There will always be a risk with an IPO that it can fall on debut, or in the days, weeks and months that follow. It tends to be held by a few hands, which have no loyalty and are easily discouraged. At the same time, there is a chance of quick gains.

This inherent characteristic attracts short-term investors, who exacerbate this very volatility. The vicious circle of a narrow investor base drawing short-termist players, which scare off humbler, more fundamentally driven funds, has twisted this market for too long.

Stick with the goodies

If investors that actively want to flog the stock quickly are the problem, and having accurate information about their influence is the central information question about a bookbuild, then why allow the IPO-flippers into the book in the first place?

Bankers on and off the deal said the fate of Golden Goose hung on how much strong long-only demand there was, relative to the deal size.

So they admit the three times oversubscription by hedge funds was just noise at best ― irrelevant to the deal’s success, and perhaps even a hindrance.

Just leave them out, then.

So there will be less liquidity in the aftermarket ― but bankers scorn the idea that there is much anyway.

Long-only investors who retain faith in the deal will hold on to it ― and if they lose faith, hedge funds are not going to rescue them. If a thinner aftermarket makes it harder for long-onlies to increase their positions, so be it ― the stock should rise, more gradually but perhaps more reliably.

Look north

All of this is only to suggest the wider and more systematic use of techniques that are already employed in the market.

Cornerstone investors are already used, especially for riskier deals or in weaker market conditions ― investors that are willing to reveal their names and the sizes of their orders.

Why should this not be more common? Disclosure need not require the irrevocability that typically goes with cornerstoning.

As is well known, the Nordic region, especially Sweden and Norway, punches far above its weight in IPOs, with a stunning 785 completed in the past nine and a half years in those countries plus Denmark and Finland. Cornerstones often feature ― and this region also has a lively private equity culture.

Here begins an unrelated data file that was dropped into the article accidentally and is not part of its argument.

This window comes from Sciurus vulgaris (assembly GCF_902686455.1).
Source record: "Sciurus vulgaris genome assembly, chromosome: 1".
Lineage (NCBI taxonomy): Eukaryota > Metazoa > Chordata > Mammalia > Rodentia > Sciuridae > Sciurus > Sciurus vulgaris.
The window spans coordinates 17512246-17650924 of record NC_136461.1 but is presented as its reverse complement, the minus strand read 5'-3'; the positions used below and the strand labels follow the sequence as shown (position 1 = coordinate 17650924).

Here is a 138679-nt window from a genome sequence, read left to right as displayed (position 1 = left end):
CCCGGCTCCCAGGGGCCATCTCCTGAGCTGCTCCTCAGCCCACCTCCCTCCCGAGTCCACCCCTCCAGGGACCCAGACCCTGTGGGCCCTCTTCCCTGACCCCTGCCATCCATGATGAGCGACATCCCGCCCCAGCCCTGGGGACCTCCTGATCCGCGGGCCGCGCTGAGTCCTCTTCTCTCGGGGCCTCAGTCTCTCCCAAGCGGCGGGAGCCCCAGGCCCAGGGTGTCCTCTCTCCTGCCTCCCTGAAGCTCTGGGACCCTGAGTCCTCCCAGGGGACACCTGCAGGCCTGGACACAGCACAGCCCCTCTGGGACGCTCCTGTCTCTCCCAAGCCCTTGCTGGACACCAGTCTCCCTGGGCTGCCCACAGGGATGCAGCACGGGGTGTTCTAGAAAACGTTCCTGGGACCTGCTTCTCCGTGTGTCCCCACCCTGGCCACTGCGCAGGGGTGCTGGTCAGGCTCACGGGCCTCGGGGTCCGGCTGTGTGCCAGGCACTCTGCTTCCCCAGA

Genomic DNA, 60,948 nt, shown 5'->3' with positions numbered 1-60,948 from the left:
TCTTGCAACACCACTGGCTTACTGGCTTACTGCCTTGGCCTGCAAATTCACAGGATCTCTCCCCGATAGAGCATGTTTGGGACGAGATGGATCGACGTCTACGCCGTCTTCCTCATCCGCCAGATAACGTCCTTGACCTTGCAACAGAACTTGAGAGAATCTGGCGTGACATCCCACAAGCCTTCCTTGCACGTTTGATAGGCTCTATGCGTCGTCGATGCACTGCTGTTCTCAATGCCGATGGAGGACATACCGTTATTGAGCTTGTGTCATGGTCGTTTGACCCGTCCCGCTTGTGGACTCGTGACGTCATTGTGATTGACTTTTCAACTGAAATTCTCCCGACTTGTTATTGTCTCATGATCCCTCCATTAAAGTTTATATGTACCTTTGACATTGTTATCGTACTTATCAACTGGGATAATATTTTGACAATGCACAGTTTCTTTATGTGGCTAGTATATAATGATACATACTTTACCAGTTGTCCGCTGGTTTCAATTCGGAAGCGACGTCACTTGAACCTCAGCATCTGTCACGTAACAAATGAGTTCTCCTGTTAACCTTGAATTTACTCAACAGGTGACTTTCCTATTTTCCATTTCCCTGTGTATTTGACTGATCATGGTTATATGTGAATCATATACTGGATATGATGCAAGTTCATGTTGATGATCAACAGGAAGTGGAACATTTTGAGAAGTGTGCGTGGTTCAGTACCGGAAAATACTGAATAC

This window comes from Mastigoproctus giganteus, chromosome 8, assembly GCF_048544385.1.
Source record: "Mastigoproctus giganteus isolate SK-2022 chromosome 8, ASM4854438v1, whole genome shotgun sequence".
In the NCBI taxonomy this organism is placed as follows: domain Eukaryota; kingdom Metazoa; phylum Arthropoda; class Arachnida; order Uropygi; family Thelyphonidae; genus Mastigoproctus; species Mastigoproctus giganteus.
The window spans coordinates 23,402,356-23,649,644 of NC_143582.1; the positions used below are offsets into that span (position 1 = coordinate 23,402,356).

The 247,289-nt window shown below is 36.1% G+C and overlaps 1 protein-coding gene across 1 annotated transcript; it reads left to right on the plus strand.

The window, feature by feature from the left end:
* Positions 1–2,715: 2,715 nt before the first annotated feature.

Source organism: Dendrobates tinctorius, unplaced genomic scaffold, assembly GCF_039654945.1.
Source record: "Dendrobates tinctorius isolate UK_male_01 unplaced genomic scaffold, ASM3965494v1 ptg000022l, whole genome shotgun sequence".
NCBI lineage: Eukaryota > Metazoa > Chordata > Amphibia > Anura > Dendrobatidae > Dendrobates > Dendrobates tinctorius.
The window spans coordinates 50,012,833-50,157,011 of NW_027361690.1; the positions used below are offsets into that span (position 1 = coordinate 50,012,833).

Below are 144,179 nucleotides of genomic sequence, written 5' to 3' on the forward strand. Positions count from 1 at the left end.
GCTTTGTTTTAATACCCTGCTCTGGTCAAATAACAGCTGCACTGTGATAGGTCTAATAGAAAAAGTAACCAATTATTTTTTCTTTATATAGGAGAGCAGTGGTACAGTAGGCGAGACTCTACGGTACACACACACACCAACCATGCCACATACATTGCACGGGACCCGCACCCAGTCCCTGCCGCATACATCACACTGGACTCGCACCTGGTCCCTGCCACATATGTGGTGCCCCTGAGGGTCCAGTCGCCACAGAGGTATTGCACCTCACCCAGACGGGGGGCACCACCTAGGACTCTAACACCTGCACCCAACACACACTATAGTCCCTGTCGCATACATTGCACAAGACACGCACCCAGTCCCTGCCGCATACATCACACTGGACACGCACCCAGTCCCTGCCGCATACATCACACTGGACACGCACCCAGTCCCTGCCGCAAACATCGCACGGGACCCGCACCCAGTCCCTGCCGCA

Nordic IPO table Jul 2024.jpg

Trying to establish individual investors’ intentions and commitment to the stock is already part of what investment banks do in an IPO. Long-onlies are already preferred over hedge funds in allocations.

Go with the flow

At a deeper level, changing IPOs in this way chimes with the economy-wide shift to private equity ownership, and the growth in private, pre-IPO funding rounds for growth companies ― a halfway house between private and public equity.

Equity holding is becoming less liquid, more structured and negotiated.

There still needs to be a transparent, public, liquid market. But the shore of that market, where companies pass from the private land into the liquid ocean, is at the moment a cliff.

It needs steps, to make that passage safer, less slippery and rocky. What every company floating wants is a group of investors enthusiastic about the business, wanting to support it into the medium term, and willing to tolerate fluctuations in the share price as long as the company’s performance remains on track. It does not need pirates who want to use it as a toy.

Transferring ownership to a selected, desirable group of new holders, with greater capacity to trade the shares, needs to be calmed down, derisked, made more predictable and reliable. More scope for the underwriters to manage the flows of stock in the first weeks after listing could also be useful.

A steadier process will encourage more long-only investors to come in, reducing the market’s reliance on the bigger players, and making books more granular.

The idea that a floating company plunges instantly into perfect liquidity is not only false, but harmful. It encourages all the instincts and urges that have made IPOs so hard to execute.

The IPO as riotous party may be fun for hedge funds and investment banks, but it needs to go. Bring in the church fête, by invitation only.

Gift this article